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Ruellia repens Linn.


Dipteracanthus lanceolatus Nees, Dipteracanthus repens (Linn.) Hasskarl. [6]

Vernacular Names

Malaysia Akar Keremak, Deras Malam, Rumput Halyor, Daun Patok Tuau, Seranam
English Creeping Ruellia
China Nan Cao
Indonesia Plinten, Remah, Sekatan
Thailand Chaa Horn, Faa Maeng
Vietnam Qu[ar] n[oor[ b[of], Song d[uw]c [1][2][3]

General Information


Ruellia repens is a member of the Acanthaceae family. It is a perennial and creeping herbaceous plant that can reach up to 50cm tall. Roots are non-tuberous. The stems are almost quadrangular, finely pubescent or glabrescent. The petiole measures 3-5mm long. The leaf blade is ovate to linear-lanceolate measuring 1.4-4 x 0.8-2cm, thinly papery and both surfaces sparsely strigose. There are 4-5 secondary veins on each side of the midvein. The base is broadly cuneate to rounded, the margin is subentire and the apex is acuminate to acute. The flowers appear at the axilla, usually solitary with ovate to ovate-oblong bracteoles. The calyx lobe is lanceolate measuring 5mm with ciliated margins. The corolla is white to light purple measuring 1.2-2cm, outside pilose. The stamens with longer pair are 5mm long and shorter pair are 2mm, filaments are glabrous and anther thecae about 1mm long. The ovary is comose and the style 1cm long hirsute. The stigma lobes are unequal.  The capsules are brownish yellow, stipitate and slightly pilose with 12-16 seeds. [1]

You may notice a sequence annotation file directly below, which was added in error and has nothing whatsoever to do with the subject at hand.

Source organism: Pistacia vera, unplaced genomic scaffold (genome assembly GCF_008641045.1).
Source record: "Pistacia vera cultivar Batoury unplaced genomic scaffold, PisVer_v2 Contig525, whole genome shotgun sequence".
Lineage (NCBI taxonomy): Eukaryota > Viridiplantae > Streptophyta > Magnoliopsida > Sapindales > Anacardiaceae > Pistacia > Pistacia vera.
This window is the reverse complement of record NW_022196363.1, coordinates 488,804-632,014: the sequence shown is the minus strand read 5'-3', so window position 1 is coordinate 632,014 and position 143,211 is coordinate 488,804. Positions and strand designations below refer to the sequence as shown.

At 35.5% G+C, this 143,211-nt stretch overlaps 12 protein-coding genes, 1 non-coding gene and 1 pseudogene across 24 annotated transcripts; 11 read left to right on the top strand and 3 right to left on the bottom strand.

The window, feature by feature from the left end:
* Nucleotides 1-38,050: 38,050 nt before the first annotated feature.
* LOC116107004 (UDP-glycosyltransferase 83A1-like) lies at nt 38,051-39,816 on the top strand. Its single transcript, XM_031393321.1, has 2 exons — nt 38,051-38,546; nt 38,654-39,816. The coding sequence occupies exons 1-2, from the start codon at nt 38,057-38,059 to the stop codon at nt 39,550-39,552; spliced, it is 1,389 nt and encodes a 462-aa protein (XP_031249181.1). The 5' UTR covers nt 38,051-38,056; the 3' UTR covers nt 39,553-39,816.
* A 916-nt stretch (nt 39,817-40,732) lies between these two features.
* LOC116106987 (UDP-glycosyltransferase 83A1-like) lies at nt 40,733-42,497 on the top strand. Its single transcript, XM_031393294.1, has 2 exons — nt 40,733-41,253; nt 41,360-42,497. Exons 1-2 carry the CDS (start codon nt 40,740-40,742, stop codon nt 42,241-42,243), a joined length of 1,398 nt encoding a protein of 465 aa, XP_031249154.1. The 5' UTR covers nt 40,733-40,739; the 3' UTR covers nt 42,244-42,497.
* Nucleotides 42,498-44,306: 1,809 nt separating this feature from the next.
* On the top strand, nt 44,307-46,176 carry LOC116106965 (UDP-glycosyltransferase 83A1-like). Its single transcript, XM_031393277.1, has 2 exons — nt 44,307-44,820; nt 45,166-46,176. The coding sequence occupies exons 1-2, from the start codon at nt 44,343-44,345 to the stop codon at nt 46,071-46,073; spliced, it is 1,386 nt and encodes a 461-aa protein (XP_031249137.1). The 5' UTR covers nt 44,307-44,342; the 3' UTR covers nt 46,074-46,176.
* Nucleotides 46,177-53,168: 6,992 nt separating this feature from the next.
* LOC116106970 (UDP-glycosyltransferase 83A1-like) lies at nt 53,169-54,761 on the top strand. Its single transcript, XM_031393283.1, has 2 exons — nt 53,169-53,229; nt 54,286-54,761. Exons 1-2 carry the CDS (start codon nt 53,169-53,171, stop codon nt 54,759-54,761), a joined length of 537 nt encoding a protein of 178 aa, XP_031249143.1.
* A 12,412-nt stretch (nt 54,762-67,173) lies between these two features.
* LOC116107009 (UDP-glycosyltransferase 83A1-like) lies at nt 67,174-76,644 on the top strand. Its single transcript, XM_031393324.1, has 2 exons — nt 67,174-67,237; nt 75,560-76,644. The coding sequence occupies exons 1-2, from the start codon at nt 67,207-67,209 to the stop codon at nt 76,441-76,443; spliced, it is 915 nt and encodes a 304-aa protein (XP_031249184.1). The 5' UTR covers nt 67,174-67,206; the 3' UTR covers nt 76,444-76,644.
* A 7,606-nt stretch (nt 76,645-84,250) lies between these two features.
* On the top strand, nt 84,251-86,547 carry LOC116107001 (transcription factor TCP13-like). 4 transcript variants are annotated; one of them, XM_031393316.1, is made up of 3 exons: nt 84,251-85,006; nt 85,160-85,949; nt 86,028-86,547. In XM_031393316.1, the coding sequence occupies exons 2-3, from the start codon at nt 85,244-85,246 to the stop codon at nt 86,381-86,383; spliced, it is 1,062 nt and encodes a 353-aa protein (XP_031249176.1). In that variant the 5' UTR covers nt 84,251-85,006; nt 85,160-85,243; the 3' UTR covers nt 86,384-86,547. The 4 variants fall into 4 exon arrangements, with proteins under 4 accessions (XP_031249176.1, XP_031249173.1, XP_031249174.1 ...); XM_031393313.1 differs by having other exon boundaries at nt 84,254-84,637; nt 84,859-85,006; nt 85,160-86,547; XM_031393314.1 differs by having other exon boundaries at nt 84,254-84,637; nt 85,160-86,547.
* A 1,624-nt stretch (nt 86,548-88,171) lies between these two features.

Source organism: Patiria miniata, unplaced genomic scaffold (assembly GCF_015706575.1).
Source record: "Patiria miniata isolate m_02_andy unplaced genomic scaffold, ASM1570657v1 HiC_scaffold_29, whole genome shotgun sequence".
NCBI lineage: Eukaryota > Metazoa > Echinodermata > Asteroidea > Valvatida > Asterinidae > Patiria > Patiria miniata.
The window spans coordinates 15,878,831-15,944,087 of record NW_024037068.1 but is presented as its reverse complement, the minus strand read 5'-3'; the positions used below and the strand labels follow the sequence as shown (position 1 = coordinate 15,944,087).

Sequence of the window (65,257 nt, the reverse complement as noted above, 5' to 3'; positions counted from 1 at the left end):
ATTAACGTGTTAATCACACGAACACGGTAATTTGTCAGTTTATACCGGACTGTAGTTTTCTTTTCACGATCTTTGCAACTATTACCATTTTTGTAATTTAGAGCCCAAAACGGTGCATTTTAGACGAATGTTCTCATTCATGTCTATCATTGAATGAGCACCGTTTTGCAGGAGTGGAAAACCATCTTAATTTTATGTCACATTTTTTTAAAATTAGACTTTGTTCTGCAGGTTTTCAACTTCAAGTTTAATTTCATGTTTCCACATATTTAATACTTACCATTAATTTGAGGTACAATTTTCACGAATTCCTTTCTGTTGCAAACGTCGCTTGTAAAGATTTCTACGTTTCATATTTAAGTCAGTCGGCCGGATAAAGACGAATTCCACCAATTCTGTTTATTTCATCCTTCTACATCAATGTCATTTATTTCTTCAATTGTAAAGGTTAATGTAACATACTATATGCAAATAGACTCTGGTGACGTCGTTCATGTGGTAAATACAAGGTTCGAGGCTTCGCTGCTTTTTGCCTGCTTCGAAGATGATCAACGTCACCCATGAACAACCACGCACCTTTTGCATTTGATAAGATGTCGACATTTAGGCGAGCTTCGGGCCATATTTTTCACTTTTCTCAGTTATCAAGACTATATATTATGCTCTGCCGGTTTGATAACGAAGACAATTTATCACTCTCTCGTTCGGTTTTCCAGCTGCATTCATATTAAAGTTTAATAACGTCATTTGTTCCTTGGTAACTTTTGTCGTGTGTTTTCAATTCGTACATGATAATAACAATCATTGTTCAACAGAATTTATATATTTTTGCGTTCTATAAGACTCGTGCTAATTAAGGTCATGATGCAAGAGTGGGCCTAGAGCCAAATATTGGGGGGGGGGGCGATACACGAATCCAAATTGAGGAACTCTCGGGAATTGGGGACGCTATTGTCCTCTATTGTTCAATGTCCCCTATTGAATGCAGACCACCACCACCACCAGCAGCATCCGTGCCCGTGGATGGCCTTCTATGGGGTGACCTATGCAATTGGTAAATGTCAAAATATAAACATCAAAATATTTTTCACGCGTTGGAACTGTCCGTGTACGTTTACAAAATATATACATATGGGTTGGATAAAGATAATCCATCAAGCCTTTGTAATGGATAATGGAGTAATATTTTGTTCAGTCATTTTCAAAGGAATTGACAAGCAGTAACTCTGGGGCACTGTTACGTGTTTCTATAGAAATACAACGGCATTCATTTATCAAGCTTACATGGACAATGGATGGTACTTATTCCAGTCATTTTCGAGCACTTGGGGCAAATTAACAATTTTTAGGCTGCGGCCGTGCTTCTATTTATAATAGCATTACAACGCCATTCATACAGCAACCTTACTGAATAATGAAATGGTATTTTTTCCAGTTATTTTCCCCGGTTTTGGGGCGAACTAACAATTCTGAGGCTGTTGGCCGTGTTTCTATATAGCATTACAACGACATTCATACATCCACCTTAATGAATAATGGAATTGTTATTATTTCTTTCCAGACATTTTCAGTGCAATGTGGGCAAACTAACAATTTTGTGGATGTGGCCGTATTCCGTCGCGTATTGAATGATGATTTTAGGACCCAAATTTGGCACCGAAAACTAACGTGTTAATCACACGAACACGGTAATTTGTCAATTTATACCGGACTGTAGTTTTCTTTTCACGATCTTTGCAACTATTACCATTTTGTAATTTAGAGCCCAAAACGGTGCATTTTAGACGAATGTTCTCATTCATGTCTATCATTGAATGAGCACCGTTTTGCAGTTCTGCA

Plant Part Used

Leaves [5]

Chemical Constituents

No documentation

Traditional Uses:

The plant is used to treat cough, heal wounds, scalds, ulcers, toothache and stomachache. [3][5]

The pounded leaves are used as poultice for ulcers and sore legs. The powdered dried leaves when mixed with saffron and rice can dissipate heat when applied over the whole body in children who are restless and perspiring heavily. [5] It also can be mixed with warm water and drank to remove kidney stones. [4]

Pre-Clinical Data


No documentation


No documentation

Teratogenic effects

No documentation

Clinical Data

Clinical Trials

No documentation

Adverse Effects in Human:

No documentation

Used in Certain Conditions

Pregnancy / Breastfeeding

No documentation

Age Limitations

Neonates / Adolescents

No documentation


No documentation

Chronic Disease Conditions

No documentation


Interactions with drugs

No documentation

Interactions with Other Herbs / Herbal Constituents

No documentation



No documentation

Case Reports

No documentation


  1. Flora of China. Nan Cao. Available from [Accessed on 18th April 2013]
  2. Plant Resources of South-east Asia No: 12(3): Medicinal and Poisonous Plants
  3. Akhtar MF, Rashid S, Ahmad M, Usmanghani K. Cardiovascular Evaluation of Ruellia patula and Ruellia brittoniana Journal of Islamic Academy of Sciences. 1992;5(1):67-71
  4. Samuel AJSJ., Kalusalingam A., Chellappan DK., Gopinath R., Radhamani S., Husain HA., Muruganandham V., Promwichit P., Ethnomedical survey of plants used by the Orang Asli in Kampong Bawong, Perak, West Malaysia Journal of Ethnobiology and Ethnomedicine. 2010; 6:5
  5. Burkill IH., A Dictionary of Economic Products of the Malay Peninsula Volume 2, Ministry of Agriculture and Cooperatives, Malaysia Kuala Lumpur. 1966; pg. 1953 - 1954
  6. Tropicos. Accessed on 16th July 2014. Available from 

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